The Mahabharata Home
"Yudhishthira said, 'O the best of Bharata's race and the foremost of great men, I wish to know what the fruits are of good deed. Do thou enlighten me on this point.'"
"Bhishma said, 'I shall tell thee what thou hast asked. Do thou, O Yudhishthira, listen to this which constitutes the secret knowledge of the Rishis. Listen to me as I explain what the ends, long coveted, are which are attained by men after death. Whatever actions are performed by particular corporeal beings, the fruits thereof are reaped by the doers while endued with similar corporeal bodies; for example, the fruits of actions done with mind are enjoyed at the time of dreams, and those of actions performed physically are enjoyed in the working state physically. In whatever states creatures perform good or evil deeds, they reap the fruits thereof in similar states of succeeding lives. No act done with the aid of the five organs of sensual perception, is ever lost. The five sensual organs and the immortal soul which is the sixth, remain its witnesses. One should devote one's eye to the service of the guest and should devote one's heart on the same; one should utter words that are agreeable; one should also follow and worship (one's guest). This is called Panchadakshin Sacrifice, (the sacrifice with five gifts). He who offers good food to the unknown and weary travellers fatigued by a long journey, attains to great merit. Those that use the sacrificial platform as their only bed obtain commodious mansions and beds (in subsequent births). Those that wear only rags and barks of trees for dress, obtain good apparel and ornaments in next birth. One possessed of penances and having his soul on Yoga, get vehicles and riding animals (as the fruit of their renunciation in this life). The monarch that lies down by the side of the sacrificial fire, attains to vigour and valour. The man who renounces the enjoyment of all delicacies, attains to prosperity, and he that abstains from animal food, obtains children and cattle, He who lies down with his head downwards, or who lives in water, or who lives secluded and alone in the practice of Brahmacharya, attains to all the desired ends. He who offers shelter to a guest and welcomes him with water to wash his feet as also with food, light and bed, attains to the merits of the sacrifice with the five gifts. He who lays himself down on a warrior's bed on the battle-field in the posture of a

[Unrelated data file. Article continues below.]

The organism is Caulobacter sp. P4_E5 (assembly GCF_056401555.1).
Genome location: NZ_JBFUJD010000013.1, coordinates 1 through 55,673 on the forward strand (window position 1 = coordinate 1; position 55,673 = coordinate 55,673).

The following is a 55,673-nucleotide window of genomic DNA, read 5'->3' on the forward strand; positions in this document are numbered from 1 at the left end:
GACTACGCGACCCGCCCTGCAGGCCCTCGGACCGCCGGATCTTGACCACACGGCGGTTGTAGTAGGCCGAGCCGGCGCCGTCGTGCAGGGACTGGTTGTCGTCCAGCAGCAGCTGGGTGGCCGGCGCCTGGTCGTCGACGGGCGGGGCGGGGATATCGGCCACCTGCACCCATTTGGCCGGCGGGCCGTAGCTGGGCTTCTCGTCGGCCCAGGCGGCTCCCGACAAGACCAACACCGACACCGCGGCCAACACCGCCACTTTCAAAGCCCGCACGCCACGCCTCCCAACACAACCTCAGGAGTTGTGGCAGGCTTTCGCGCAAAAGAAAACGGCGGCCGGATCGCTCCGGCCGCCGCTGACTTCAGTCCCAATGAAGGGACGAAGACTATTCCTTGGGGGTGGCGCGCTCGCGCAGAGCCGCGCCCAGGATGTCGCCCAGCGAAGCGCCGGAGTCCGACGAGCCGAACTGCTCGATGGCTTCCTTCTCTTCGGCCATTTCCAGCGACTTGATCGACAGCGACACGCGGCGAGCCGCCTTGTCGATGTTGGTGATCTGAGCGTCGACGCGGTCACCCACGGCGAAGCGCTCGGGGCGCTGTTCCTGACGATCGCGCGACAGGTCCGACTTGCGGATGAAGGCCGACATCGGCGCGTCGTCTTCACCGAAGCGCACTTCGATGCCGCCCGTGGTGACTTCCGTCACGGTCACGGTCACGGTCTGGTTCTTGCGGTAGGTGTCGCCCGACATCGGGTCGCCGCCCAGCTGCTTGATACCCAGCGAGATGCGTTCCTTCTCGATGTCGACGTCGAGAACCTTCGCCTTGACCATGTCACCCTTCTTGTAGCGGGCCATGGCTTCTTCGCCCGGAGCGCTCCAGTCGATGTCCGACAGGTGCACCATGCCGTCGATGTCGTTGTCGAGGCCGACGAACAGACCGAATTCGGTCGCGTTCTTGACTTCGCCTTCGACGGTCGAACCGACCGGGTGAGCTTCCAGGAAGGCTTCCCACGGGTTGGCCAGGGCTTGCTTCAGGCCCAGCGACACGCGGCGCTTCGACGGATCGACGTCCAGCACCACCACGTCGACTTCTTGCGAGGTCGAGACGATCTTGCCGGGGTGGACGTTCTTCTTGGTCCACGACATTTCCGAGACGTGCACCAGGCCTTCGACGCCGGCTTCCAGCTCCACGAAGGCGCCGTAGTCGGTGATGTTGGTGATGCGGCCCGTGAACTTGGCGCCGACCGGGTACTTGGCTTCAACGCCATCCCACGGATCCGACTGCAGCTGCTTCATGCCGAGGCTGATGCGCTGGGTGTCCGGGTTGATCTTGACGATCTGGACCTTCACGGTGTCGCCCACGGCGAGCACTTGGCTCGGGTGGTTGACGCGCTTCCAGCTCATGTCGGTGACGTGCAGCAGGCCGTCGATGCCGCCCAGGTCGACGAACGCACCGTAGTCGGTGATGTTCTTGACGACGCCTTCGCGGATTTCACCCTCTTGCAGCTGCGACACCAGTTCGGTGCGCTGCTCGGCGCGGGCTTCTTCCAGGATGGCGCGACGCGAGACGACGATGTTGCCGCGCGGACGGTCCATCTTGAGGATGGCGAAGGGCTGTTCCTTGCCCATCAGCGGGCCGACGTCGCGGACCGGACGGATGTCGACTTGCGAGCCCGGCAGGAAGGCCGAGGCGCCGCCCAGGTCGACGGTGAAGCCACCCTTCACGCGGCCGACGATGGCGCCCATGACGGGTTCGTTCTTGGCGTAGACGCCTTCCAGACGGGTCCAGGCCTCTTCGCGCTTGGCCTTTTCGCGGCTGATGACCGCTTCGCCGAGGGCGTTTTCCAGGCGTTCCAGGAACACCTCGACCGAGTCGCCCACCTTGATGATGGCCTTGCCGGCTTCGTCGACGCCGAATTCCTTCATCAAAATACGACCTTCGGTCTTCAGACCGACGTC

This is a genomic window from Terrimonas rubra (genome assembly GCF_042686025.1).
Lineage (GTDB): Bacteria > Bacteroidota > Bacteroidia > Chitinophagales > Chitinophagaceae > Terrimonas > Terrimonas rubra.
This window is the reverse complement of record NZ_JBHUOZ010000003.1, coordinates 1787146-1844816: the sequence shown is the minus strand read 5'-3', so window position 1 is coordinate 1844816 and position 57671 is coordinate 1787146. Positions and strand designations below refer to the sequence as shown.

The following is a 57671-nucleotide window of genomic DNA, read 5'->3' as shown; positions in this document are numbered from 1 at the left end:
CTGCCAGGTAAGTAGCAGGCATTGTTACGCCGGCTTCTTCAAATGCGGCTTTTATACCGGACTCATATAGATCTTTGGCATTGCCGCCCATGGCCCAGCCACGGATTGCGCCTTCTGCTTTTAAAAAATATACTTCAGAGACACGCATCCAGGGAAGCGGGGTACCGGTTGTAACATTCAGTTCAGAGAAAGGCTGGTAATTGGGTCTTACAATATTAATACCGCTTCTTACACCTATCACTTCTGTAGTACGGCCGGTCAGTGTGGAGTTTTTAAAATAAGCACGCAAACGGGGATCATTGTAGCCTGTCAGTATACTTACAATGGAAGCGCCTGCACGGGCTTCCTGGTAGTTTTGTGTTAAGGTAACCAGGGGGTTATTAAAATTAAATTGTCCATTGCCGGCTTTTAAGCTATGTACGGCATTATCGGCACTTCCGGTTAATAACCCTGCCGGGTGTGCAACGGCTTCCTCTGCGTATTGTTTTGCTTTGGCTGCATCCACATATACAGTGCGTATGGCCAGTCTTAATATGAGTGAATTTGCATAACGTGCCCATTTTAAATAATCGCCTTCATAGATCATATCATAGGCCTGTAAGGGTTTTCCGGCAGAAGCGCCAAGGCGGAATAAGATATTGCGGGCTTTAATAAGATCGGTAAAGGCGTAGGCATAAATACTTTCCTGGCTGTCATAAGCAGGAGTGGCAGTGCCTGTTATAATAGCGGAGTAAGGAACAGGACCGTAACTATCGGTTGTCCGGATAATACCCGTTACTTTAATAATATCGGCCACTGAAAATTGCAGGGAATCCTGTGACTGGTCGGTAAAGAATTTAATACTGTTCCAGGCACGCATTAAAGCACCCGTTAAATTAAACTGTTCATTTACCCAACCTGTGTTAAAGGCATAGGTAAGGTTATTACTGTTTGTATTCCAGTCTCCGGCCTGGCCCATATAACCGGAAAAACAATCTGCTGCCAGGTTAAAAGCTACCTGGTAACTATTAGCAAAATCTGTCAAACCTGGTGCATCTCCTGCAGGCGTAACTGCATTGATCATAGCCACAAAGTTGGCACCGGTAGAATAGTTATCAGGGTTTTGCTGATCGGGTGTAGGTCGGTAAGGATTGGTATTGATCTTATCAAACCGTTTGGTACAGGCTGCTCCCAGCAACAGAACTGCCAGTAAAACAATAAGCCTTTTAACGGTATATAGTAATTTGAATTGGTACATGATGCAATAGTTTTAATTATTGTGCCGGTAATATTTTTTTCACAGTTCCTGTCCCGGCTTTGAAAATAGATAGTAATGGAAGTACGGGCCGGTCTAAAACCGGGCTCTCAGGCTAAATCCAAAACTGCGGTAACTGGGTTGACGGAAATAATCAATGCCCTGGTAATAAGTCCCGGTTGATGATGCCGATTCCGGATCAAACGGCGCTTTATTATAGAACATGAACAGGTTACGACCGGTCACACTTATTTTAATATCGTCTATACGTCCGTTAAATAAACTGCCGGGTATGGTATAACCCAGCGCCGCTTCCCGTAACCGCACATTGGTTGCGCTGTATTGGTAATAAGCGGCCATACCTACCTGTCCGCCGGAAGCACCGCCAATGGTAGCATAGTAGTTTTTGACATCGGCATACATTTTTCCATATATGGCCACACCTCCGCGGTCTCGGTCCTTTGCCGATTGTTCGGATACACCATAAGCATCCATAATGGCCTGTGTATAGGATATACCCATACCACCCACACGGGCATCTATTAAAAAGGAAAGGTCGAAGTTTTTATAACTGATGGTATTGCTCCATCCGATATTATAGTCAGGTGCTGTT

warrior, goes to those eternal regions where all the objects of desire are fulfilled. A man, O king, attains to riches that makes charitable gifts. One secures obedience to one's command by the vow of silence, all the enjoyments of life by practice of austerities, long life by Brahmacharya, and beauty, prosperity and freedom from disease by abstaining from injury to others. Sovereignty falls to the lot of those that subsist on fruits and roots only. Residence in heaven is attained by those that live on only leaves of trees. A man, O king, is said to obtain happiness, by abstention from food. By confining one's diet to herbs alone, one becomes possessed of cows. By living on grass one attains to the celestial regions. By foregoing all intercourse with one's wife and making ablutions three times during the day and by inhaling the air only for purposes of subsistence, one obtains the merit of a sacrifice. Heaven is attained by the practice of truth, nobility of birth by sacrifices. The Brahmana of pure practices that subsists on water only, and performs the Agnihotra ceaselessly, and recites the Gayatri, obtains a kingdom. By abstaining food or by regulating it, one attains to residence in heaven. O king, by abstaining from all but the prescribed diet while engaged in sacrifices, and by making pilgrimage for twelve years, one attains to a place better than the abodes reserved for heroes. By reading all the Vedas, one is instantly liberated from misery, and by practising virtue in thought, one attains to the heavenly regions. That man who is able to renounce that intense yearning of the heart for happiness and material enjoyments,--a yearning that is difficult of conquest by the foolish and that doth not abate with the abatement of bodily vigour and that clings like a fatal disease unto him,--is able to secure happiness. As the young calf is able to recognise its dam from among a thousand cows, so does the previous acts of a man pursue him (in all his different transformations). As the flowers and fruits of a tree, unurged by visible influences, never miss their proper season, so does Karma done in a previous existence bring about its fruits in proper time. With age, man's hair grows grey, his teeth become loose; his eyes and ears too become dim in action; but the only thing that does not abate is his desire for enjoyments. Prajapati is pleased with those acts that please one's father, and the Earth is pleased with those acts that please one's mother, and Brahma is adored with those acts that please one's preceptor. Virtue is honoured by him who honours these three. The acts of those that despise these three do not avail them.'"
"Vaisampayana said, 'The princes of Kuru's race became filled with wonder upon listening to this speech of Bhishma. All of them became pleased in mind and overpowered with joy. As Mantras applied with a desire to win victory, or the performance of the Shoma sacrifice made without proper gifts, or oblations poured on the fire without proper hymns, become useless and lead to evil consequences, even so sin and evil results flow from falsehood in speech. O prince, I have thus related to thee this doctrine of the fruition of good and evil acts, as narrated by the Rishis of old. What else dost thou wish to hear?"
Next: Section VIII